The Nigeria’s Nigerian National Petroleum Corporation, NNPC, has assured a steady supply of 300,000 barrels a day, b/d of crude to the 650,000 b/d Dangote oil refinery, which is still under construction.
The plan is to bolster domestic fuel supply and guarantee outlets for its crude, the NNPC said on August 25.
This comes a few weeks after the Nigerian government approved a bid by NNPC to acquire a 20 per cent stake in the Dangote project.
“We will have a right to 20 per cent of production from this facility. We structured our equity participation on the basis that the refinery must buy at least 300,000 b/d of crude oil of our production,” Mele Kyari said in a statement.
“This guarantees our market at a period when every country is struggling to find markets for their crude oil.” according to S&P Global.
Nigeria currently exports almost all of the crude and condensate it produces.
A lack of upstream investment in Nigeria along with OPEC+ cuts has contributed to a steady fall in its oil production over the past decade. Despite having the capacity to pump around 2.2 million-2.3 million b/d of crude and condensate, output has averaged around 1.62 million b/d so far in 2021, according to S&P Global Platts estimates.
The Dangote plant, located on the outskirts of Nigeria’s commercial capital Lagos, is expected to start commissioning in early 2022, project head Devakumar V G Edwin previously told Platts.
But many sources are not convinced the refinery will be ready by next year. Some industry sources told Platts that the refinery might struggle to come on stream before late 2022 or early 2023 as delays caused by COVID-19 continue to slow the project.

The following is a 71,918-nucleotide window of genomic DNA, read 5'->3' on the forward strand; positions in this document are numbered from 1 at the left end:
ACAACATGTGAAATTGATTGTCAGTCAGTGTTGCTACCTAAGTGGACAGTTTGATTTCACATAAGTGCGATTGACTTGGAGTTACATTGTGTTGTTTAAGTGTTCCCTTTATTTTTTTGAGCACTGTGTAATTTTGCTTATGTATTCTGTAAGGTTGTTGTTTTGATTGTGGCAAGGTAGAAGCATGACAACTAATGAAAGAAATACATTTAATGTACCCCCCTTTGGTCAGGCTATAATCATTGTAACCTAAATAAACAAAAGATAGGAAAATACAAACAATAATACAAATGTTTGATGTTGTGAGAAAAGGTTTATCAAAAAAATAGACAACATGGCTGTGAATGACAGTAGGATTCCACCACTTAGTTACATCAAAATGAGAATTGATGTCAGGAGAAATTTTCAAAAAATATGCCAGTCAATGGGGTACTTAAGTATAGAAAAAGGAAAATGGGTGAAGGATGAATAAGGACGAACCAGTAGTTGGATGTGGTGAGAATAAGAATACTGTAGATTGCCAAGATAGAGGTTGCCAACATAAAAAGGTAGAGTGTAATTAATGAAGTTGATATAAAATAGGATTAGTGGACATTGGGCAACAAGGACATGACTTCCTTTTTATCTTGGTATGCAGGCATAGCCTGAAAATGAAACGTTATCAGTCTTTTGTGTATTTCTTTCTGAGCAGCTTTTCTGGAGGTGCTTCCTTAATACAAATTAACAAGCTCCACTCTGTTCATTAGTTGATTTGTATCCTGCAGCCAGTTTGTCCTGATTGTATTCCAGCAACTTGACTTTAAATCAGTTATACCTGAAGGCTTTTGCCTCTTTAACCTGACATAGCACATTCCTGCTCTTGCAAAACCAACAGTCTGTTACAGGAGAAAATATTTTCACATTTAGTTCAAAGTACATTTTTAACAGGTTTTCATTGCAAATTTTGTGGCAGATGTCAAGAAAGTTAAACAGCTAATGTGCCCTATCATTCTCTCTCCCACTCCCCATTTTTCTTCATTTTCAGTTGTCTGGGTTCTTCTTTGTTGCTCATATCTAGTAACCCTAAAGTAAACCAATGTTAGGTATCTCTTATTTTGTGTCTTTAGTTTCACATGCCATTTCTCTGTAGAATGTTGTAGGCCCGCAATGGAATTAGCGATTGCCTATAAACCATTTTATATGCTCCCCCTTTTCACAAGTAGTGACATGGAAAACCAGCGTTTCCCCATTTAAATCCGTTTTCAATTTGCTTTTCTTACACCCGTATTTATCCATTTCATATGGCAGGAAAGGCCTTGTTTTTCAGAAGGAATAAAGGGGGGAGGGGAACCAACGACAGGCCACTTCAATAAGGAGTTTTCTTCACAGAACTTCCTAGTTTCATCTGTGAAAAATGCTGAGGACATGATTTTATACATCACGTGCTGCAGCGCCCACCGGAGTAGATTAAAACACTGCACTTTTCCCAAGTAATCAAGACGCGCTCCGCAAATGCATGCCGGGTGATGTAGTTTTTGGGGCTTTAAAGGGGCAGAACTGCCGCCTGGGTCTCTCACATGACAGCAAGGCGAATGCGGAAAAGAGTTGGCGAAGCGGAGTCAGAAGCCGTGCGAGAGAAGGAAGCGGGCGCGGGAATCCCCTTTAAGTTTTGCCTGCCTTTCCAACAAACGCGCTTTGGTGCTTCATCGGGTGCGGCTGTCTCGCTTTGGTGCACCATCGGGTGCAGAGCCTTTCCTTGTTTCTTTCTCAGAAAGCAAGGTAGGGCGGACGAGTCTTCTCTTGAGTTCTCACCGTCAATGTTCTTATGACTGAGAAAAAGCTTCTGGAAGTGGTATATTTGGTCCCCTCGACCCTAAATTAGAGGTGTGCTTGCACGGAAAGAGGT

The startup of the Dangote refinery has been repeatedly delayed since the project was unveiled in 2013, although most of the key units were received in 2019.
The crude distillation unit has been designed to process 12 crudes at one time and has been engineered to process three Nigerian crude grades — Escravos, Bonny Light and Forcados.
The plant will yield 327,000 b/d of gasoline, 244,000 b/d of gasoil/diesel, 56,000 b/d of jet fuel/kerosene, as well as 290,000 mt/year of propane/LPG when fully operational, according to a Dangote presentation given at an industry event last year.
Fuel imports come at a huge cost to Africa’s largest oil producer, which has endured a tricky 18 months due to the oil price crash and lower production as a result of the COVID-19 pandemic.
Nigeria has been desperate to reform its downstream sector for almost a decade now, but progress has been slow.
All of Nigeria’s oil refineries, with a combined nameplate capacity of 445,000 b/d, are currently shut, following years of neglect, even as NNPC has been looking to reform the sector for almost a decade.
Nigeria imports around 1 million-1.25 million mt/month of gasoline due to inadequate domestic refining capacity.
The imports come at a cost to Africa’s largest producer, which endured a choppy 2020 due to the oil price crash and the pandemic.